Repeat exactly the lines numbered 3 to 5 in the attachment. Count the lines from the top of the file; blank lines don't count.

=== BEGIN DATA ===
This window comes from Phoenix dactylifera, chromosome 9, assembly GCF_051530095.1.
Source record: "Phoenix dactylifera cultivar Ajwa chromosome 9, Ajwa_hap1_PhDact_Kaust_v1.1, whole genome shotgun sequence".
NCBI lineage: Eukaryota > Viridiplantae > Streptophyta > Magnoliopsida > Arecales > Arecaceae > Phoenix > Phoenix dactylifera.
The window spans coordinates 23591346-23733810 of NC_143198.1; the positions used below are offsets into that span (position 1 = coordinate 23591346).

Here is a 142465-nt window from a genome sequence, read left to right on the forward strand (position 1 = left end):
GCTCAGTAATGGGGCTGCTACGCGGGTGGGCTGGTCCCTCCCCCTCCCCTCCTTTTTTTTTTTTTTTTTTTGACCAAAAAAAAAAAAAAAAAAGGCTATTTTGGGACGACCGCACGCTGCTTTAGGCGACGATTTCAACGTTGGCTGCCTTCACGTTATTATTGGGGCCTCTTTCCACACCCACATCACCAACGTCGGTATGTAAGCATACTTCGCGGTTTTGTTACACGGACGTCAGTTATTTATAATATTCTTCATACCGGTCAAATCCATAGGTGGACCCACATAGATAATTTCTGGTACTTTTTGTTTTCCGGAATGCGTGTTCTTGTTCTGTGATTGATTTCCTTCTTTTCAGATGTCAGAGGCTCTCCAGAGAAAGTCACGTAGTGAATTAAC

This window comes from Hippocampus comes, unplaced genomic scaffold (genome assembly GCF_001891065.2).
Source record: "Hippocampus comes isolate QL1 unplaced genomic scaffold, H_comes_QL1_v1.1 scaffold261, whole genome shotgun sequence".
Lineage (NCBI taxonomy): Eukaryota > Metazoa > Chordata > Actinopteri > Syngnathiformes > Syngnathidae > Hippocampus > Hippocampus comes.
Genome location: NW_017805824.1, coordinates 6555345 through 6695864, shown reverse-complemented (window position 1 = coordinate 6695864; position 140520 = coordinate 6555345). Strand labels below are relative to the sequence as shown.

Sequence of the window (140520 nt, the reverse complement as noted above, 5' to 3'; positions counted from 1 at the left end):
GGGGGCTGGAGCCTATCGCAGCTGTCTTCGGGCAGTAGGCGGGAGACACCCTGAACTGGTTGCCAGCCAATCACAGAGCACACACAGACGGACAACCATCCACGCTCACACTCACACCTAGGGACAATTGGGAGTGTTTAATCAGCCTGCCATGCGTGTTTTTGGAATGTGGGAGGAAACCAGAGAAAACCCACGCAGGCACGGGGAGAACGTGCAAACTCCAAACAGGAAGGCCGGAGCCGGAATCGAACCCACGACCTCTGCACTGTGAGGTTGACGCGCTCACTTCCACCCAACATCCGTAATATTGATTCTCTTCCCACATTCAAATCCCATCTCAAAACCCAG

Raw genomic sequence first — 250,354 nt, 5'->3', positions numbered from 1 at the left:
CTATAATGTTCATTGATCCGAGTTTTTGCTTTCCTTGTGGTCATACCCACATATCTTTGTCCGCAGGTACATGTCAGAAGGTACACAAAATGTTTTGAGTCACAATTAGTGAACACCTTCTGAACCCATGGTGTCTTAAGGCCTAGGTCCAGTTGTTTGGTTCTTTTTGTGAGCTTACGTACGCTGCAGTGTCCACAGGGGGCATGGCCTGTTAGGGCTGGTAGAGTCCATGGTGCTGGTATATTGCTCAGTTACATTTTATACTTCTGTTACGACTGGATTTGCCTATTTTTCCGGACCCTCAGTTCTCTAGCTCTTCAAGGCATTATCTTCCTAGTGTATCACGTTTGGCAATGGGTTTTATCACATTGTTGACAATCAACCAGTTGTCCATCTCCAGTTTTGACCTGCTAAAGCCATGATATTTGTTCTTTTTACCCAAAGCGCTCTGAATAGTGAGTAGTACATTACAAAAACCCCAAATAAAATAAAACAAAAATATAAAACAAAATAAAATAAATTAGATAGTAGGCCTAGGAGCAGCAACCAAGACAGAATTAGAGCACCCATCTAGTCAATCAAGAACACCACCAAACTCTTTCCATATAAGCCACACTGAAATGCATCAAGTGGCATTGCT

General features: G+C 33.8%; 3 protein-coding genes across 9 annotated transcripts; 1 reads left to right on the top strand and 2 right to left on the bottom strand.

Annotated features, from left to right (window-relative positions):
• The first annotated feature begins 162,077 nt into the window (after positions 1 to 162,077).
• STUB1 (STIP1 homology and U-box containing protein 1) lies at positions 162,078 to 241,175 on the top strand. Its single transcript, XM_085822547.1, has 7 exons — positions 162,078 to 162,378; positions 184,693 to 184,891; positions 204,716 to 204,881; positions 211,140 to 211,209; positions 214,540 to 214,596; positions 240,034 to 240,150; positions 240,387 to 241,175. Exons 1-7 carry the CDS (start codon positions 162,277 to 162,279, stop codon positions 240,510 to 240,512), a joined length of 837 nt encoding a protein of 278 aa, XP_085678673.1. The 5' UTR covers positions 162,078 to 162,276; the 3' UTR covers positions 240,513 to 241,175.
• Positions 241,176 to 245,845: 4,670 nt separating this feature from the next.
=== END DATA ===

NCBI lineage: Eukaryota > Viridiplantae > Streptophyta > Magnoliopsida > Arecales > Arecaceae > Phoenix > Phoenix dactylifera.
The window spans coordinates 23591346-23733810 of NC_143198.1; the positions used below are offsets into that span (position 1 = coordinate 23591346).

Here is a 142465-nt window from a genome sequence, read left to right on the forward strand (position 1 = left end):